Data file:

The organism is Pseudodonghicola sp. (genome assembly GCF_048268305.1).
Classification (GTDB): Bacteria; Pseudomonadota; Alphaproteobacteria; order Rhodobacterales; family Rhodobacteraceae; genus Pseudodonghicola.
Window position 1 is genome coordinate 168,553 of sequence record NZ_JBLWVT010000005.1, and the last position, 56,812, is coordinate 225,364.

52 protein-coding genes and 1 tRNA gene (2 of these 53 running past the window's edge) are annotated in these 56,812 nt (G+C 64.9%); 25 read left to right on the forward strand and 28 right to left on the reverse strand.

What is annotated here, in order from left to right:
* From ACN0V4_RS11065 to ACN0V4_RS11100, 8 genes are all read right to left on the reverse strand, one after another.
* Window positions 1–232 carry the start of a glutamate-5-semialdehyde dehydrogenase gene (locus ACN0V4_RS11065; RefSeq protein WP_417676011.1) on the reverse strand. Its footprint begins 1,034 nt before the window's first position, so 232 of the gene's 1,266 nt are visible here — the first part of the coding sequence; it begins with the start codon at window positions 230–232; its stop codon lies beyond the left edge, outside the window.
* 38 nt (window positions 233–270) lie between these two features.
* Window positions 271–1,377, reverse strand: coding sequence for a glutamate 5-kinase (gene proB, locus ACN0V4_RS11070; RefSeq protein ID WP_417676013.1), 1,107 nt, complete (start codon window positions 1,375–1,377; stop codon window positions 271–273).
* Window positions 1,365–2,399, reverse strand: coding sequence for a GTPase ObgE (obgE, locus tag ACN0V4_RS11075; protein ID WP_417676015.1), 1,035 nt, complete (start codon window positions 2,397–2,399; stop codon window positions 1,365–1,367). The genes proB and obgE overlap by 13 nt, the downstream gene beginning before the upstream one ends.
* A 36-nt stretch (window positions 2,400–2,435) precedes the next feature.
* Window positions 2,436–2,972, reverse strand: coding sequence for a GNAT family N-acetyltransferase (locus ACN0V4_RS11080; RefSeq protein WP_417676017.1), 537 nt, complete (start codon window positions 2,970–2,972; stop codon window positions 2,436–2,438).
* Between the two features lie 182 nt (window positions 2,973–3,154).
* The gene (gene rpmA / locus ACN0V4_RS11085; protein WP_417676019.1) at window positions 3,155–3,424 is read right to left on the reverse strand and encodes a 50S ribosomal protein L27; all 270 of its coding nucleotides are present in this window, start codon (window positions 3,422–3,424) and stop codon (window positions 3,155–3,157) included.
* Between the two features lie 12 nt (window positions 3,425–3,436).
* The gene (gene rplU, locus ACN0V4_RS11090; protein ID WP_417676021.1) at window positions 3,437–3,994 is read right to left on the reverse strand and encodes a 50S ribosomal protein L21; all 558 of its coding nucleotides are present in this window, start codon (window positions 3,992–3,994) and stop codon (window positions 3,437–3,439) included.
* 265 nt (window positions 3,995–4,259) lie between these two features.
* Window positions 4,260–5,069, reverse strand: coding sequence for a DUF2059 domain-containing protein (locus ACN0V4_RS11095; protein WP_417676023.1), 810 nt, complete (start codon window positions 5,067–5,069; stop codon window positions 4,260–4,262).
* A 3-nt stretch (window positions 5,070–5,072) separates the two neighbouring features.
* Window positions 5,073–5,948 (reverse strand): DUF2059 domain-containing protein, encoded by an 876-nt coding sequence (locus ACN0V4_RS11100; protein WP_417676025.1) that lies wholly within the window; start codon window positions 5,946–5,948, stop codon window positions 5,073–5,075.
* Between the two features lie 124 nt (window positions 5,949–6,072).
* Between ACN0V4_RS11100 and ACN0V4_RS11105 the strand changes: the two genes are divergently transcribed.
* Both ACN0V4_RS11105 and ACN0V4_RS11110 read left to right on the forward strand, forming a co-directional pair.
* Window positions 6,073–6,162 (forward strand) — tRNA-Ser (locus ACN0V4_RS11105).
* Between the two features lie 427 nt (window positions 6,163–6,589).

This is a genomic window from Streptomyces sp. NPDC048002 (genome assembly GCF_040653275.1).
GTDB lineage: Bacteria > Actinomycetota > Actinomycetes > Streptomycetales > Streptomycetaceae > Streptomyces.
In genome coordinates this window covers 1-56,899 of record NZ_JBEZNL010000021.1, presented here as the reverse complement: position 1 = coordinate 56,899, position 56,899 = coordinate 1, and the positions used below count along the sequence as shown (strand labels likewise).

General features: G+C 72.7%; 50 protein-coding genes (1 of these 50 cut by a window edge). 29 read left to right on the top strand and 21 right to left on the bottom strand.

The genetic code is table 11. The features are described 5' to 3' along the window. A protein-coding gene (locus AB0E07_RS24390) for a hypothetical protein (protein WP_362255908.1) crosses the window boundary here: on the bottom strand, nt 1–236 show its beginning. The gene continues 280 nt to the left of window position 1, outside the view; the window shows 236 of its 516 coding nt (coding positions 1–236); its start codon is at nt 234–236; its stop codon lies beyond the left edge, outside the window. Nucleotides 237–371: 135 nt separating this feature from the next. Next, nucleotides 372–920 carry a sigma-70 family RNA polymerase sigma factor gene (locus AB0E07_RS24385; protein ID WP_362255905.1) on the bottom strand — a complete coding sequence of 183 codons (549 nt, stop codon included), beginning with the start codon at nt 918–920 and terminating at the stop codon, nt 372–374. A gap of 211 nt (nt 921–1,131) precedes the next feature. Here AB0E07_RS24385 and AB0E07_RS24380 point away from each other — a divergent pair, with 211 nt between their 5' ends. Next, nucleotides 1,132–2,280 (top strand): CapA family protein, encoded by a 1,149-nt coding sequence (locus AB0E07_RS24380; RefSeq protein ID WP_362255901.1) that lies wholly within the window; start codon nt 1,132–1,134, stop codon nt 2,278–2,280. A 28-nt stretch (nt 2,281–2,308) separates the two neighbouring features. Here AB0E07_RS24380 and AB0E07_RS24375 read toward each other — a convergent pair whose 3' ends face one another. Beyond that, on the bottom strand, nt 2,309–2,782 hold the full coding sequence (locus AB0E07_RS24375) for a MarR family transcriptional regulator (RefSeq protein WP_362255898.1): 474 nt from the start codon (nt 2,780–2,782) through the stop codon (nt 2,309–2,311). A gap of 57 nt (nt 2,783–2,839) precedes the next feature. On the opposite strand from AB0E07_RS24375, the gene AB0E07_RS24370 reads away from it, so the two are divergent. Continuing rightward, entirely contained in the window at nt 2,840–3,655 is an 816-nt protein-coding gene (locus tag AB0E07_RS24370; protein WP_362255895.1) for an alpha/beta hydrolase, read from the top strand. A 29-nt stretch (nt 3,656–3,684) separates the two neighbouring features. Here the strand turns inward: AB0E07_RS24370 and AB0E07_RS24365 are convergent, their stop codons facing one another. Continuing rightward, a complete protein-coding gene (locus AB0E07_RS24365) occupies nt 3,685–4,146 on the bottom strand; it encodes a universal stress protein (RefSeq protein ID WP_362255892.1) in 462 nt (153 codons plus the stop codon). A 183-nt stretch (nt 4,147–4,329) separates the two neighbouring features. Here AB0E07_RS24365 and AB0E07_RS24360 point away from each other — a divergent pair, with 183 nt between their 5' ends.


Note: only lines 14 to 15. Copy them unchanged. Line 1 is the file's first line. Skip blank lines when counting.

* The gene (gene rpmA / locus ACN0V4_RS11085; protein WP_417676019.1) at window positions 3,155–3,424 is read right to left on the reverse strand and encodes a 50S ribosomal protein L27; all 270 of its coding nucleotides are present in this window, start codon (window positions 3,422–3,424) and stop codon (window positions 3,155–3,157) included.
* Between the two features lie 12 nt (window positions 3,425–3,436).